The symptoms of feline diabetes are very similar to the symptoms of diabetes in humans. The most common and obvious symptoms are excessive thirst, excessive urination, and lethargy. These are also symptoms of a thyroid problem, so you can’t diagnose this yourself.
High glucose levels take a toll on your cat’s systems. As with the human body, high glucose levels over a sustained period of time can wear on the kidneys, eyes, and the heart. To prevent complications, it’s important to keep your cat’s glucose levels within normal or near normal limits. If you suspect diabetes, take your cat to the veterinarian for a conclusive diagnosis. Blood tests will tell your veterinarian what is going on with your cat.
Once diagnosed, taking care of your pet is important. The care you implement will be needed long term. It’s important to realize this and to be consistent with your care. Mild cases of diabetes are sometimes controlled through a diet change. Once your cat begins a special diet, it’s important to have your cat’s glucose checked periodically to ensure that a change of diet is enough to make the difference. And, it’s important to eliminate the extra treats you are used to giving your cat. They will work against the positive changes you are trying to make through diet.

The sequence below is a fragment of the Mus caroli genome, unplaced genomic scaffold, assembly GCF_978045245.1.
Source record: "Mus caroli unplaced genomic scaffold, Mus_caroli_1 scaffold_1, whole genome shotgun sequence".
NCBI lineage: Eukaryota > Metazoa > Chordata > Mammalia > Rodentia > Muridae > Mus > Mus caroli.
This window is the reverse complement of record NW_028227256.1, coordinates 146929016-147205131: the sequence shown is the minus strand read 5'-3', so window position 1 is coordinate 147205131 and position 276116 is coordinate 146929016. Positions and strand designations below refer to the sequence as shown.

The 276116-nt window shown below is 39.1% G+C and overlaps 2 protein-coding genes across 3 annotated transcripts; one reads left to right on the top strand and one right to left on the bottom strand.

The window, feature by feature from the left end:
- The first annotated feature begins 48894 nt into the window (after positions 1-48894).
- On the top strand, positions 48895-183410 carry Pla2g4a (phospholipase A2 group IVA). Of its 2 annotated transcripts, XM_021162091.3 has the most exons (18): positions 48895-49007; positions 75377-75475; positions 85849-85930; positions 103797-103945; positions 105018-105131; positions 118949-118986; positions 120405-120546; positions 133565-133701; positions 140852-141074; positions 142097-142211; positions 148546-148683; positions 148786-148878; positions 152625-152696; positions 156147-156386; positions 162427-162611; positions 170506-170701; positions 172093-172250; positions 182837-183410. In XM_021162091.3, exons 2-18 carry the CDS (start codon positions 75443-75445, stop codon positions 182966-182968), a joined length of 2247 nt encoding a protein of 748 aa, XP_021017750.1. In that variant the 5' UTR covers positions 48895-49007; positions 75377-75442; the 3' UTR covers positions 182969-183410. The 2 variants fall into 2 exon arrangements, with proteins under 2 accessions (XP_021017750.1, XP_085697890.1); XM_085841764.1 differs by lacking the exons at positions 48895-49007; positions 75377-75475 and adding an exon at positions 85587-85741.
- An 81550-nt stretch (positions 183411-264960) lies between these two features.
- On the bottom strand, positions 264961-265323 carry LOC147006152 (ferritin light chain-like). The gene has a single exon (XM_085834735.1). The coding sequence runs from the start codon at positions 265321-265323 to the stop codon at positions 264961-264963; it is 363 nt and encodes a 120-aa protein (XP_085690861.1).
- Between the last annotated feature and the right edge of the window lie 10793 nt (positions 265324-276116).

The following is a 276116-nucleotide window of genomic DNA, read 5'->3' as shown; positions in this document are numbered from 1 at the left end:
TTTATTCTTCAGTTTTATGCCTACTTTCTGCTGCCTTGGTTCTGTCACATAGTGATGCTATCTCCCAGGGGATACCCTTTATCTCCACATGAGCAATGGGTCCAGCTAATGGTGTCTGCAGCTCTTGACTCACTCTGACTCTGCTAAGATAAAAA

A change of diet may not be enough to keep your cat’s glucose within an acceptable range. Your veterinarian will probably prescribe insulin at this point. In most cases, your veterinarian will be able to determine the appropriate dose and frequency of insulin to give.
In some cases, cats with diabetes have glucose levels that can’t be regulated without testing. In those cases, the veterinarian may have you test your cat’s urine before you give the insulin. This will ensure you don’t give the insulin when the cat doesn’t need it. Your veterinarian will explain this procedure to you, if needed.
The most important points in caring for your cat with diabetes are:
- Take your cat to the veterinarian for a diagnosis.
- Be consistent with your cat’s diet. It’s important that they eat at the same time each day, just as people with diabetes do. And, it’s very important that you don’t load their diet with treats. Stick to the diet that the veterinarian recommends.
- Give insulin as prescribed by your veterinarian.
- Keep a liquid sugar product on hand in case your pet has a spell of low glucose. Often diabetics drink orange juice or pop a glucose tablet when their glucose level drops too low. In cats, the need is the same. When I had a diabetic cat, I kept a syringe (without a needle) on hand. When my cat would act weak as if his glucose level was too low, I would squirt some honey or syrup into his mouth. This didn’t happen frequently, but it’s good to be prepared.
The important point in caring for a cat with diabetes is to provide lots of loving care. Your pet will adapt to all the other changes as quickly as you do if you keep the love constant.